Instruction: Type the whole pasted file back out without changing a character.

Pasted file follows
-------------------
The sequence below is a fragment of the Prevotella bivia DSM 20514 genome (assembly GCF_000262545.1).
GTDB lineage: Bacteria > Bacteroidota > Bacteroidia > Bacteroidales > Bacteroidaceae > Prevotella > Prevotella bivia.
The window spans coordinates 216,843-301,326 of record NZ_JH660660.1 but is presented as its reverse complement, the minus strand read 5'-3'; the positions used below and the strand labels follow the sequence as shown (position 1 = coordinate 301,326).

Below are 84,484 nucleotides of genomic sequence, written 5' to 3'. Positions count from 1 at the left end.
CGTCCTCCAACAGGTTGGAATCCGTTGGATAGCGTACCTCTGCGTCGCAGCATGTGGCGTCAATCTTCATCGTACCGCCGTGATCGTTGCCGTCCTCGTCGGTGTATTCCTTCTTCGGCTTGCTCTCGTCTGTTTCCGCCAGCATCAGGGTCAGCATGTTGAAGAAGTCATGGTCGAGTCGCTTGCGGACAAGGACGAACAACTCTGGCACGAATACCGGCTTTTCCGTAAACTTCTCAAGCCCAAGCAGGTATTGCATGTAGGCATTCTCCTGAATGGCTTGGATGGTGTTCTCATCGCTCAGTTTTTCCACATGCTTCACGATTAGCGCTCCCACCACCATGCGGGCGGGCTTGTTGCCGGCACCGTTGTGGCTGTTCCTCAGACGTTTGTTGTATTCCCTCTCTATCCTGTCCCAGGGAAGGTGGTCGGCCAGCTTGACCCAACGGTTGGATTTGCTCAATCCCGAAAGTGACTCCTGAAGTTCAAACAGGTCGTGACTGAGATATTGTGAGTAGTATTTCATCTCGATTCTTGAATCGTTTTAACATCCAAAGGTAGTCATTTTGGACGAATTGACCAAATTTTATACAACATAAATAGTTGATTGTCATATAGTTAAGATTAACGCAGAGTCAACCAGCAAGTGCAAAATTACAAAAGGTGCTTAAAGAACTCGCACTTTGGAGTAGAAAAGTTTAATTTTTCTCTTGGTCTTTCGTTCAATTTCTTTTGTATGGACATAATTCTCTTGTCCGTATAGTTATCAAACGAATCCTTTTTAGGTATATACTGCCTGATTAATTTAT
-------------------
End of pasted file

The sequence below is a fragment of the Prevotella bivia DSM 20514 genome (assembly GCF_000262545.1).
GTDB lineage: Bacteria > Bacteroidota > Bacteroidia > Bacteroidales > Bacteroidaceae > Prevotella > Prevotella bivia.
The window spans coordinates 216,843-301,326 of record NZ_JH660660.1 but is presented as its reverse complement, the minus strand read 5'-3'; the positions used below and the strand labels follow the sequence as shown (position 1 = coordinate 301,326).

Below are 84,484 nucleotides of genomic sequence, written 5' to 3'. Positions count from 1 at the left end.
CGTCCTCCAACAGGTTGGAATCCGTTGGATAGCGTACCTCTGCGTCGCAGCATGTGGCGTCAATCTTCATCGTACCGCCGTGATCGTTGCCGTCCTCGTCGGTGTATTCCTTCTTCGGCTTGCTCTCGTCTGTTTCCGCCAGCATCAGGGTCAGCATGTTGAAGAAGTCATGGTCGAGTCGCTTGCGGACAAGGACGAACAACTCTGGCACGAATACCGGCTTTTCCGTAAACTTCTCAAGCCCAAGCAGGTATTGCATGTAGGCATTCTCCTGAATGGCTTGGATGGTGTTCTCATCGCTCAGTTTTTCCACATGCTTCACGATTAGCGCTCCCACCACCATGCGGGCGGGCTTGTTGCCGGCACCGTTGTGGCTGTTCCTCAGACGTTTGTTGTATTCCCTCTCTATCCTGTCCCAGGGAAGGTGGTCGGCCAGCTTGACCCAACGGTTGGATTTGCTCAATCCCGAAAGTGACTCCTGAAGTTCAAACAGGTCGTGACTGAGATATTGTGAGTAGTATTTCATCTCGATTCTTGAATCGTTTTAACATCCAAAGGTAGTCATTTTGGACGAATTGACCAAATTTTATACAACATAAATAGTTGATTGTCATATAGTTAAGATTAACGCAGAGTCAACCAGCAAGTGCAAAATTACAAAAGGTGCTTAAAGAACTCGCACTTTGGAGTAGAAAAGTTTAATTTTTCTCTTGGTCTTTCGTTCAATTTCTTTTGTATGGACATAATTCTCTTGTCCGTATAGTTATCAAACGAATCCTTTTTAGGTATATACTGCCTGATTAATTTAT